The report often used the standard trade-show booth as a simple example of how the traditional events industry model — take, make, use, and dispose — is ripe for change. Even a stand made from 70-percent recycled materials, often considered to be sustainable, can be improved upon with a regenerative booth made from 100-percent recycled materials that is 100-percent recyclable. In a circular and regenerative model, the goods of today become the resources of tomorrow, the report notes — “the extraction of raw materials and the production of waste can be drastically reduced by recovering, repairing, remaking, reusing, and recycling as many products and materials as possible, repeatedly and in a systematic way.”

Time for Change?

Like the IPCC report, “The Regenerative Revolution” report mixed optimism with a realistic accounting of the challenges ahead. On the plus side, many key opportunities are within reach and do not require major investment or development, the report’s authors wrote. Their research showed that the two top accelerators to change were better education for in-house teams and selecting suppliers that offer more sustainable and regenerative options. The key sectors that are ripe for rapid innovation were identified as food production and service, venue/hotel design and mobility. “The industry professionals and organizations that produce our events, and cities that host them want change,” they wrote. “The big brands are already on a circular race of innovation, and existing solutions already can solve about 80 percent of the problems.”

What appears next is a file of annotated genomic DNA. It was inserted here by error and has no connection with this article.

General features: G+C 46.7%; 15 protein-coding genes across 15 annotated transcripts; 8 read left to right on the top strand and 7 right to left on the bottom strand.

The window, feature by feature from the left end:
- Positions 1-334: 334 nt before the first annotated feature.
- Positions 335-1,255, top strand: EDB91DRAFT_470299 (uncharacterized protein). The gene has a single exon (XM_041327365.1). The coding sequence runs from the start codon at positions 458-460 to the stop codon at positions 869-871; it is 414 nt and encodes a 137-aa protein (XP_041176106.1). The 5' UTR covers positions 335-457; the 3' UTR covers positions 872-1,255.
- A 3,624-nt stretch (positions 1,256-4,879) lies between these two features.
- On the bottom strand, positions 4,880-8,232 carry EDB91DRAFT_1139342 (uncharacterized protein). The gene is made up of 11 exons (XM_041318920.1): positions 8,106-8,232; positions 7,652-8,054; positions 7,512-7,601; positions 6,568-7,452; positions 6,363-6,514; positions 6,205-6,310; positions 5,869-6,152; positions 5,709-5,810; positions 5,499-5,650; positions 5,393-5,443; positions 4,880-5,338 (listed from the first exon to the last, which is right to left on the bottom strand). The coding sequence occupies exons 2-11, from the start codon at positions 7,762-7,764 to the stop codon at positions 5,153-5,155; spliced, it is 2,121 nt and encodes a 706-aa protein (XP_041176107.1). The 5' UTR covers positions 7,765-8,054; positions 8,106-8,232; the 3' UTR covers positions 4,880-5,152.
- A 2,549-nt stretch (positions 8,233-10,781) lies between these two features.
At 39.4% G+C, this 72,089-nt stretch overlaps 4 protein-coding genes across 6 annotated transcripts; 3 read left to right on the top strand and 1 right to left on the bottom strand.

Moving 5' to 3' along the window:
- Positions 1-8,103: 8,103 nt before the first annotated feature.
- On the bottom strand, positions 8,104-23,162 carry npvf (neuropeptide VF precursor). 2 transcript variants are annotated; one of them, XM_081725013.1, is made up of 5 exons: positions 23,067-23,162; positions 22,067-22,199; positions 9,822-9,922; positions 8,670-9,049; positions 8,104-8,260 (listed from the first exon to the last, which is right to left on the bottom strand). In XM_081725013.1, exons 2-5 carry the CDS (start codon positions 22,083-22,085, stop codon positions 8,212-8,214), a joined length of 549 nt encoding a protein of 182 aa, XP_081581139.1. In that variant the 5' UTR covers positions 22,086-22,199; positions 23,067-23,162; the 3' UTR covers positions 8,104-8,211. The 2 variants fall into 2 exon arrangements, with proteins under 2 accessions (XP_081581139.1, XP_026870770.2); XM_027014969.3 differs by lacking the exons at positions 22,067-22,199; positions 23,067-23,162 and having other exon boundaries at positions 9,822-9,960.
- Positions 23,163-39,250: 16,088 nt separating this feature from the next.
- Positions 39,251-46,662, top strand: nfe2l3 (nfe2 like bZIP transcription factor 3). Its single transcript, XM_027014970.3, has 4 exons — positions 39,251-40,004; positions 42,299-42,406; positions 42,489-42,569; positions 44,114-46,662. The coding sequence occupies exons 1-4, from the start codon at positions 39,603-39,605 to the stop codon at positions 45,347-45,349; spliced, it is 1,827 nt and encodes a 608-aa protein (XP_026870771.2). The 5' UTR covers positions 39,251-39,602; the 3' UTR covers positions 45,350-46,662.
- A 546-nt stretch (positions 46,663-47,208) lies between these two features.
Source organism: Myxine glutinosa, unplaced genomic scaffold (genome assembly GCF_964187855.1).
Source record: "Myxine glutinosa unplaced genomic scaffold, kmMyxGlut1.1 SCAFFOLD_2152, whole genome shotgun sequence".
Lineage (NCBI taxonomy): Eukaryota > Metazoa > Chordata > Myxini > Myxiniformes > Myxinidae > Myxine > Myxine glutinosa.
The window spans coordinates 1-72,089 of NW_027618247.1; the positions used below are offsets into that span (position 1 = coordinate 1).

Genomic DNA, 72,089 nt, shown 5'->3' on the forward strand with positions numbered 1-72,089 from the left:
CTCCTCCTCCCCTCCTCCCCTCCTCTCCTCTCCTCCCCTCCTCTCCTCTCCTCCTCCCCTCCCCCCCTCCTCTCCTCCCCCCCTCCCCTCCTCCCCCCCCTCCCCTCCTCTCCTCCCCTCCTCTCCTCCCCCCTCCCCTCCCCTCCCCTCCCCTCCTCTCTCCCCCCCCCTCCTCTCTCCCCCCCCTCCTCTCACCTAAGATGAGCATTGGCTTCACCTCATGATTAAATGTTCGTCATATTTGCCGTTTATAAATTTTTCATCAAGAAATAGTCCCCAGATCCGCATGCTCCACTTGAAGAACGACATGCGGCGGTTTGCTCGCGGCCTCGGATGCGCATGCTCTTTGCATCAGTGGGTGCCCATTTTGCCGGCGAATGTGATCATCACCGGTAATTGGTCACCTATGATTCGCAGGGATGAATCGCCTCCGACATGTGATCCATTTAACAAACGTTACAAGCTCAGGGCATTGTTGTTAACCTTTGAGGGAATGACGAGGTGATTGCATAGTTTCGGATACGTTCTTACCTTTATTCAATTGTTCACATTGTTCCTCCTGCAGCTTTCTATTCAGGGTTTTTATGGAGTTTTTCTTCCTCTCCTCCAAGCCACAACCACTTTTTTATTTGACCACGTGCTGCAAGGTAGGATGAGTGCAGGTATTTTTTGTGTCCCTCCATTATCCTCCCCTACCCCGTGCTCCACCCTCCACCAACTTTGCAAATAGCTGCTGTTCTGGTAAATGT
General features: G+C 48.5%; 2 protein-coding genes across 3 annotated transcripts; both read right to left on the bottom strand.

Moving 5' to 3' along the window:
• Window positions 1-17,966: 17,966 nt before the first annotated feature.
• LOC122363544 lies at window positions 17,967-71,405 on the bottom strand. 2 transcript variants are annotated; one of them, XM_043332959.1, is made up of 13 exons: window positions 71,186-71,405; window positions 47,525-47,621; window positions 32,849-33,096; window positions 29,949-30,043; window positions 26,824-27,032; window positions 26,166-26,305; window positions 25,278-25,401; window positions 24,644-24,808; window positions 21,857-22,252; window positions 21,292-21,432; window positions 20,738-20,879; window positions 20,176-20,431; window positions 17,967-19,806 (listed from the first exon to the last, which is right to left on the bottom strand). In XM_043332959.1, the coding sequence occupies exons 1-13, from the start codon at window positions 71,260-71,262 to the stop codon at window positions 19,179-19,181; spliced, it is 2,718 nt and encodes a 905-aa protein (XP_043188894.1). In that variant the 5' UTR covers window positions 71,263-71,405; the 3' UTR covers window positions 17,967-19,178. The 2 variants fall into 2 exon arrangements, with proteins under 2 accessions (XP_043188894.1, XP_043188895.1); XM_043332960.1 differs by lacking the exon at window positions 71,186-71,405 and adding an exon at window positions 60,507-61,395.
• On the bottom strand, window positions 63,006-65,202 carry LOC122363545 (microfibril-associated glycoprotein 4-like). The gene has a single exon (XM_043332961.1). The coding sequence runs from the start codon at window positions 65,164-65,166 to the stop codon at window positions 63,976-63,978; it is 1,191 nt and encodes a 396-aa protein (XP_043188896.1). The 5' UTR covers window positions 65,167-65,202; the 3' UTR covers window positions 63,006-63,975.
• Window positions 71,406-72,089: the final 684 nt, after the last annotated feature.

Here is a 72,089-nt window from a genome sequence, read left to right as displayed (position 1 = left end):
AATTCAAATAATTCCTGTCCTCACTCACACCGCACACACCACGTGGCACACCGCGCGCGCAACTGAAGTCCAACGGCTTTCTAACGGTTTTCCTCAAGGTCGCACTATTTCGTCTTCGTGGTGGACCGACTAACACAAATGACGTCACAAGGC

The minuses: Current industry, business, and government commitments and skills levels are inadequate for the scale of the challenge, the report’s authors said. “Only 12 percent of the 1,500 event professionals responded that their business had an advanced sustainability strategy; 49 percent said they were only just beginning the journey, and 42 percent have not even started considering circularity in their planning.”

Barbara Palmer is deputy editor of Convene.